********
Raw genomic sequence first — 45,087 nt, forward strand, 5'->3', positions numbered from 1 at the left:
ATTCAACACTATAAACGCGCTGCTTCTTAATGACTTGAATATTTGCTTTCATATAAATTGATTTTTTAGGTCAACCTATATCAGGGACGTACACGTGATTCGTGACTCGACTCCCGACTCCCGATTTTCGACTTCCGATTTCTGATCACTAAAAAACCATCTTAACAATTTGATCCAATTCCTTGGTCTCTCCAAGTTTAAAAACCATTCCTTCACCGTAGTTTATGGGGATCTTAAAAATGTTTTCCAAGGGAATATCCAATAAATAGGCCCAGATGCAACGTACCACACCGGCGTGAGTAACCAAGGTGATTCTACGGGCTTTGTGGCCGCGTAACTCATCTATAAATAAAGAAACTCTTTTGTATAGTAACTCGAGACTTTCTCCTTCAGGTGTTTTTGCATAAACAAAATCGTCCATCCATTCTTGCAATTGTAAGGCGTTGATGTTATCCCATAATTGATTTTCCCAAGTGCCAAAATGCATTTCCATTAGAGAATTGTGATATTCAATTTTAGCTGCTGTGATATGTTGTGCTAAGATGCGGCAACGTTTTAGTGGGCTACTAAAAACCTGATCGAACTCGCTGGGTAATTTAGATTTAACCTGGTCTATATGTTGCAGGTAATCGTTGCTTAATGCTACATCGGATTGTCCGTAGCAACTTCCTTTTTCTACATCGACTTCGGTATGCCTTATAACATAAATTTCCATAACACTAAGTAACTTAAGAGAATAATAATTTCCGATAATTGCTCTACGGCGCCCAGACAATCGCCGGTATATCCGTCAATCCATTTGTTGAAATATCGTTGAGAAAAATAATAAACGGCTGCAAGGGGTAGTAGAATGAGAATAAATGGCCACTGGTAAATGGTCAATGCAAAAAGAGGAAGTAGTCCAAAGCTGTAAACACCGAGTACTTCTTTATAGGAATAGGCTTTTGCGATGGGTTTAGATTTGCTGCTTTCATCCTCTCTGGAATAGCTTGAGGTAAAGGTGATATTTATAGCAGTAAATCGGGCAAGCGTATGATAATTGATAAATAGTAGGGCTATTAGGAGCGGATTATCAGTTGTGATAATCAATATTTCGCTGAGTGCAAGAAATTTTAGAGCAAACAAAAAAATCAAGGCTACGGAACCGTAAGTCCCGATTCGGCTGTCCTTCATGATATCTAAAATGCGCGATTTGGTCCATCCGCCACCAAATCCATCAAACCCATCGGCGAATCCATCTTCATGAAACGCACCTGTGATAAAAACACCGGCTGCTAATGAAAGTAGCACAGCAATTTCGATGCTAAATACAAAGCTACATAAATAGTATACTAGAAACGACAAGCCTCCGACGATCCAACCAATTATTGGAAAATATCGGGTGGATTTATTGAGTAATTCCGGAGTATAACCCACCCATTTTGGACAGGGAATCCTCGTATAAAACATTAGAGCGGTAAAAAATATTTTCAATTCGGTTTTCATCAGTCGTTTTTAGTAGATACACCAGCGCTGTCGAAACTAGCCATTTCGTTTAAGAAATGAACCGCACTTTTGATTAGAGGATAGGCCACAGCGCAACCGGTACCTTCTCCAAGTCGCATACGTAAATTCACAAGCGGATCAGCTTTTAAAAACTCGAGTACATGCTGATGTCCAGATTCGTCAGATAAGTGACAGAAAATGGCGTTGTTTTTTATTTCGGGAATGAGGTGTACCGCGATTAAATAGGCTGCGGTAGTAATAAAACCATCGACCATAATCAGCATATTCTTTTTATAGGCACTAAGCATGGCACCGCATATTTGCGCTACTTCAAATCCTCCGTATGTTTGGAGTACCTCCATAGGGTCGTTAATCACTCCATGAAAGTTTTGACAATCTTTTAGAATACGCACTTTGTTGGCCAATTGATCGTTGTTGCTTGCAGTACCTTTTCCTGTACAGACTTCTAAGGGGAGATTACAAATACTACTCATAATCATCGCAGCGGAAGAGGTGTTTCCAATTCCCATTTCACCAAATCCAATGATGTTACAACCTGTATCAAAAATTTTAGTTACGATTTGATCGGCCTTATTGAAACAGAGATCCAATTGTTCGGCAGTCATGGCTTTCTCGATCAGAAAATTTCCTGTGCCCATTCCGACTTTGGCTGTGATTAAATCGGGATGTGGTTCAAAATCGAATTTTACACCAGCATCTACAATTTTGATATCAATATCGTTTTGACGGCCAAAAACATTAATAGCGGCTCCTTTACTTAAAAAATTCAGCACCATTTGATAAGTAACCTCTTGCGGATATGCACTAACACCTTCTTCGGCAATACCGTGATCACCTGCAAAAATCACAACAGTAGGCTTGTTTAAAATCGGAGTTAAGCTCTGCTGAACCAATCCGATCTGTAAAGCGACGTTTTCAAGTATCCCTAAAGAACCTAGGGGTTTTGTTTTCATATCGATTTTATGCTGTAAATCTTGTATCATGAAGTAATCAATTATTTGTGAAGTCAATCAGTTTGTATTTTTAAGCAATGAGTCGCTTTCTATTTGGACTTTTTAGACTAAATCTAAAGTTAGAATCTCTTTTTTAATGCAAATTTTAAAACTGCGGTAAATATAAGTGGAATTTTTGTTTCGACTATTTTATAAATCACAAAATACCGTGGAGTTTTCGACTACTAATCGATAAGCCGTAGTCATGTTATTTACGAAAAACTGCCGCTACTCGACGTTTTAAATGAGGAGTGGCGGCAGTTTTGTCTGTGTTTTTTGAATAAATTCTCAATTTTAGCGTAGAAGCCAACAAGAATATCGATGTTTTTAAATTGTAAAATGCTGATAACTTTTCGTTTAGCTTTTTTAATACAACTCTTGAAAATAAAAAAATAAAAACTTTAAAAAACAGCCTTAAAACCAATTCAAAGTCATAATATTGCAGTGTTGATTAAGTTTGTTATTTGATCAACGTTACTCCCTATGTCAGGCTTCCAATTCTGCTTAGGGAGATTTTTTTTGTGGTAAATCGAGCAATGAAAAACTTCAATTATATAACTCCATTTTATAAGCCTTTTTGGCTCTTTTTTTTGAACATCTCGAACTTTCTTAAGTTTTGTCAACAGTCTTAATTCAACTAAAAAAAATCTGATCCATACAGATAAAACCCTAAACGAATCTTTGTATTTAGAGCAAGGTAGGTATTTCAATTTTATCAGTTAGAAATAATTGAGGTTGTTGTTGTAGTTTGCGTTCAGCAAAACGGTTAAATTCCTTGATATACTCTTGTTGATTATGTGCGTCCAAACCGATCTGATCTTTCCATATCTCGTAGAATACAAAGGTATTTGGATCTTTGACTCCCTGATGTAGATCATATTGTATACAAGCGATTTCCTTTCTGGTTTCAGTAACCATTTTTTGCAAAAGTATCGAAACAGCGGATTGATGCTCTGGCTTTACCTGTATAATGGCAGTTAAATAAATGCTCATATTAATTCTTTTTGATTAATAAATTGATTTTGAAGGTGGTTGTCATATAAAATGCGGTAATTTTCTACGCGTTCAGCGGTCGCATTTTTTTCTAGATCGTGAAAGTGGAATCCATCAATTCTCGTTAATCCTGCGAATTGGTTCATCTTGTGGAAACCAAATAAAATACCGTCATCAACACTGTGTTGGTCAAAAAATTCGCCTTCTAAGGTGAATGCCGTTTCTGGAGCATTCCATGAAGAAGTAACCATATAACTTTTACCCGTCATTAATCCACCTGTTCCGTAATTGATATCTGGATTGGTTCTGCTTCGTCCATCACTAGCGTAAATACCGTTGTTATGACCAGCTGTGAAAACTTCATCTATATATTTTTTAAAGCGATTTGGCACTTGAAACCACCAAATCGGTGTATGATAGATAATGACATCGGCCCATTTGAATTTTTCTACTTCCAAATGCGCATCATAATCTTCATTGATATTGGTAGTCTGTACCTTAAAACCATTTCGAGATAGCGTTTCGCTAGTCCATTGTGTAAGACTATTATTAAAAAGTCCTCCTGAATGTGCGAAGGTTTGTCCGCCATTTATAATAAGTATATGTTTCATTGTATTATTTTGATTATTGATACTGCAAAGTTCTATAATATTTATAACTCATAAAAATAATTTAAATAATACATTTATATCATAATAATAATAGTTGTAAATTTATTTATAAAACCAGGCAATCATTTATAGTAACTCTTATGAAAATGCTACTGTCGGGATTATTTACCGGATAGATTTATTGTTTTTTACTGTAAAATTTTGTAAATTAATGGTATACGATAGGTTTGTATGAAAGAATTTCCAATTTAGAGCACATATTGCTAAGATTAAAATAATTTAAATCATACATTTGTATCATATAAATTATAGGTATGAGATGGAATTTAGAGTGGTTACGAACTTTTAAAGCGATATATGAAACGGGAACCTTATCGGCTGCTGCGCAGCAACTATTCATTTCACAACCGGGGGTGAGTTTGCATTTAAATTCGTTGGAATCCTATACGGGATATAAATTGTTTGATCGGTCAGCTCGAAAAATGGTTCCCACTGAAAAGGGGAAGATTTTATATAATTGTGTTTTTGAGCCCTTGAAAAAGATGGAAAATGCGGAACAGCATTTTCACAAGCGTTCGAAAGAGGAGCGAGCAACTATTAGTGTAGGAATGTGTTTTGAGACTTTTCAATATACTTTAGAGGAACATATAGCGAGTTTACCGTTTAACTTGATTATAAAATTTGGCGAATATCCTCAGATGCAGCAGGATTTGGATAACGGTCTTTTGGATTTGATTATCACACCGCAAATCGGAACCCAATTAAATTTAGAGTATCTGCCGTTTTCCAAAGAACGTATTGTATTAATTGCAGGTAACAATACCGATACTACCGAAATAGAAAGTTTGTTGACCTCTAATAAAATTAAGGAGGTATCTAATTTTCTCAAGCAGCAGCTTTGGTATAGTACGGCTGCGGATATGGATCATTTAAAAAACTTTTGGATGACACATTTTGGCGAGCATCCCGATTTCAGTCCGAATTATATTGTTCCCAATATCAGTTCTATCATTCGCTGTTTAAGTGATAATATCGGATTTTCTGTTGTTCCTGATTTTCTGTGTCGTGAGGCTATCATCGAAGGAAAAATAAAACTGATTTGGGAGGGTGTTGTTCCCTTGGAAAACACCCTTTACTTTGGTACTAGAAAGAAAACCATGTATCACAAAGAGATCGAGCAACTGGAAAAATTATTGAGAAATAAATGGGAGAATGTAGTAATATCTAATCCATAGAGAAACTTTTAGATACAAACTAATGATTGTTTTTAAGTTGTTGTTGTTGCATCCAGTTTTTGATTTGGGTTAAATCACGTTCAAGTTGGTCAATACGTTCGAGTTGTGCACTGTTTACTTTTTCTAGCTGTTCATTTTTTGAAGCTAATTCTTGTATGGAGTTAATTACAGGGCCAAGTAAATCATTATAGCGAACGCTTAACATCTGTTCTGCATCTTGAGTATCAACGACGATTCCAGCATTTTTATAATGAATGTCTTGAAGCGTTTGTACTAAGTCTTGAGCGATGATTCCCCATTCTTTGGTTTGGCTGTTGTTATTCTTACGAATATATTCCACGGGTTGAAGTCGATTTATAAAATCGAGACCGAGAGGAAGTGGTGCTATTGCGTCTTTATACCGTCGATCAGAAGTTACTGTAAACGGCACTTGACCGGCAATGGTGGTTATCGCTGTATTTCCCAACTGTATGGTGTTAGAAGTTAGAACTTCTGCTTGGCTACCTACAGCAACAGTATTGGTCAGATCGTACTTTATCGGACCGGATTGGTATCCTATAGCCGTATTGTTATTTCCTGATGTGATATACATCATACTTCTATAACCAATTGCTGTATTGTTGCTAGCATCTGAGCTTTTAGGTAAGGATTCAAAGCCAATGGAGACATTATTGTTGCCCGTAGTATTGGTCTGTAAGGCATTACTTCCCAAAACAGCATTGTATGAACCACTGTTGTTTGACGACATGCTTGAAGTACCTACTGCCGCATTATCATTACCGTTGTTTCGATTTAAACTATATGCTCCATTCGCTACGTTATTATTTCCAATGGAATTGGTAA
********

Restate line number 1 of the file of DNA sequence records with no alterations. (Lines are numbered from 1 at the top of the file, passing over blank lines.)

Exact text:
Raw genomic sequence first — 45,087 nt, forward strand, 5'->3', positions numbered from 1 at the left: